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How information sharing can help organisations strengthen their cyber defences

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Keeping pace with attackers

The nature and impact of fraud across industry sectors has evolved significantly as adversaries have advanced their knowledge, with tactics, techniques and procedures continuing to change. Attackers are well-resourced, and racing to make use of new technologies. Organisations also need to remain vigilant to keep pace; for companies across the world cybersecurity is a pressing concern. 

The need has become even more acute with the Covid-19 pandemic. Organisations have had to adapt processes, potentially accepting additional security risks. This has included staff changing to remote working, away from the secure office environment. 

Cybercriminals have capitalised on the situation, changing their methods and creating new challenges for organisations, increasing the risk of crimes that target networks and devices. As a result, the pandemic has reinforced how organisations must continue to build up cyber-risk management frameworks and ensure a cyber-aware culture. 

Role of the Customer Security Programme

In 2016, SWIFT launched the Customer Security Programme (CSP) to help customers ensure the security of their SWIFT-related infrastructure, and to defend against, detect and recover from cyber-crime. The CSP is now well established, with a strong track record for supporting customers with cyber risk management. 

This is reflected in customer participation, with solid rates of attestation around compliance with CSP controls; and solid fund recovery rates, with the vast majority of funds targeted being recovered. The CSP also progresses in line with cyber-threats, with updates, enhancements and new features regularly completed.  

Optimising threat intelligence sharing

In strengthening cyber defences, an area of paramount importance is information sharing, because an attack on one organisation can easily happen to another elsewhere in the world. The exchange of cyber-threat intelligence is critical for detecting and preventing attacks. 

It’s established that cybercriminals work collaboratively to share intelligence, meaning that organisations must do the same and better. A starting point involves ensuring accessible, automatic API-enabled data feeds that can support timely action.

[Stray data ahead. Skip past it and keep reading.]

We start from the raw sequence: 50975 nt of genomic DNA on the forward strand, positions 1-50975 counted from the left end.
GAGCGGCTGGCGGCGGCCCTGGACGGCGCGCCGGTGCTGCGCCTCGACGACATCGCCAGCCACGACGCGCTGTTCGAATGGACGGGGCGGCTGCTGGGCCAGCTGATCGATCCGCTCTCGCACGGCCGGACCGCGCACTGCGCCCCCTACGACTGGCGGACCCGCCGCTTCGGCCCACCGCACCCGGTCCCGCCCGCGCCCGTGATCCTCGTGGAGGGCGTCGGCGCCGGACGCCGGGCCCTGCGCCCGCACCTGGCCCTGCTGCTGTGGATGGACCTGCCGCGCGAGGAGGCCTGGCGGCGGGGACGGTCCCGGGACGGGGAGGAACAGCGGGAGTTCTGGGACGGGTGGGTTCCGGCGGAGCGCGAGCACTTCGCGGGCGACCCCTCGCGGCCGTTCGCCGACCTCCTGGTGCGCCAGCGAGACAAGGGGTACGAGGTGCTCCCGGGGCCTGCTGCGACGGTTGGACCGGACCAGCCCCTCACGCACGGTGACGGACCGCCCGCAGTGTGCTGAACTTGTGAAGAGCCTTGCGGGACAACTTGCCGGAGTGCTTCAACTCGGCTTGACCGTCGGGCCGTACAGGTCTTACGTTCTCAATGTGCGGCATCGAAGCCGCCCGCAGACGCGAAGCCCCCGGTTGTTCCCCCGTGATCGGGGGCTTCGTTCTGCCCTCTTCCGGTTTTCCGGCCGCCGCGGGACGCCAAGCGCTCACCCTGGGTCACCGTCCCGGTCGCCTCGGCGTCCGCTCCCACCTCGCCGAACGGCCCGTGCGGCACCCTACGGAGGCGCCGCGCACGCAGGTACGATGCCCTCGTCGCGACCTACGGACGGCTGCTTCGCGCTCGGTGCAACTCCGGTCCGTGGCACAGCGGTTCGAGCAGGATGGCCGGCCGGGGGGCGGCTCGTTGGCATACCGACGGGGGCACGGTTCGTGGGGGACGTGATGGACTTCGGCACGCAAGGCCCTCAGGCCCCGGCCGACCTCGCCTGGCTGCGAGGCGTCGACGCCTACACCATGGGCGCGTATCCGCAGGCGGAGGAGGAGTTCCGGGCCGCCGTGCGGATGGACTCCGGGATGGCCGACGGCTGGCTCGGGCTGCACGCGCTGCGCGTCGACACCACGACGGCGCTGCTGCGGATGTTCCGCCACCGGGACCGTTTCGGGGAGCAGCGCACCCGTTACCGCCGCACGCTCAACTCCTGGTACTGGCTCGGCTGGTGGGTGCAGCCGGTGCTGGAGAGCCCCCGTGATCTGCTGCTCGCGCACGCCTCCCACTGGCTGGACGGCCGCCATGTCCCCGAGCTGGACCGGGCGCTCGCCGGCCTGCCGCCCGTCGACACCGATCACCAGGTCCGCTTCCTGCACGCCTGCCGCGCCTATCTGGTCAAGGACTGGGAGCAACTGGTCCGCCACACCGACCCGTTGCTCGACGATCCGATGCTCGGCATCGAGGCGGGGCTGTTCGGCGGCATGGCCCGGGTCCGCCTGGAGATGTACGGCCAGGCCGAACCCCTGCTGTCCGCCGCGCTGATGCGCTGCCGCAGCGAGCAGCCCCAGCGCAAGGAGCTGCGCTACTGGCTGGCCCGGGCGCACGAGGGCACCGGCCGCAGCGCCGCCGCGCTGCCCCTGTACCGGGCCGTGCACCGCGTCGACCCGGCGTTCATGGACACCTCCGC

SWIFT shares threat intelligence with customers via its Information Sharing and Analysis Centre (ISAC). A key new feature is the Malware Information Sharing Platform (MISP), to which the ISAC migrated in February 2021. The easy-to-use MISP software is free and brings several benefits. These include easier onboarding and log-ins; synchronisation of threat events between servers for an automatic threat feed; and the ability to retrieve data in multiple formats.

Ensuring a strong payments infrastructure

For an effective approach to cybersecurity, organisations also need to ensure, on an ongoing basis, that they are putting in place strong detection measures. This includes real-time monitoring, alerting and blocking of suspicious outgoing payments, and implementing independent daily reporting. 

CSP participants looking to build a comprehensive fraud control system can use the CSP in conjunction with SWIFT’s Financial Crime Compliance (FCC) tool Payment Controls (PCS). This is an intelligent in-network solution combining real-time monitoring, alerting and blocking of payments. It brings the ability to define and control screening parameters according to internal risk and compliance policies. This can serve as an additional barrier against fraud, helping customers to mitigate fraudulent attacks by detecting and preventing high-risk payments and supporting recovery. 

It’s established that customers using the PCS are well positioned to recover all funds following an attack. And, since early 2021, the CSP has started to publish the profile of higher risk counterparties, enabling further PCS tuning.

Using attestation data for counterparty risk management 

Whatever route an organisation takes, it is vital to confirm that they are only doing business with trusted counterparties. One way in which this can be achieved is through using CSP attestation data for counterparty risk management. 

As a basis, SWIFT’s KYC Registry Security Attestation Application (KYC-SA) allows users to request attestation data from counterparties. It includes the function Grant All, which simplifies the sharing and consumption of counterparty attestation data amongst all institutions. 

However some leading banks, as early adopters, are going further in using CSP attestation data for this purpose, and integrating it into their cyber risk management frameworks. This forms part of more accessible approaches to cybersecurity, to which SWIFT is committed. We are focused on delivering insights on approaches of this type to our community.

We know that other organisations may face challenges in this area, including a lack of resources. As a result, we are working with several banks to identify the success factors involved in developing processes around using attestation data for this purpose and getting the most value from it. 

As we continue to support customers via the CSP, we believe that using attestation data for counterparty risk management can help organisations to strengthen their cyber defences. It is also one of the many aspects of cybersecurity processes which reflects the value of information sharing. 

Find out more about the CSP, including expanded attestation requirements and the implementation of the Independent Assessment Framework, both with a year-end deadline, at www.swift.com 

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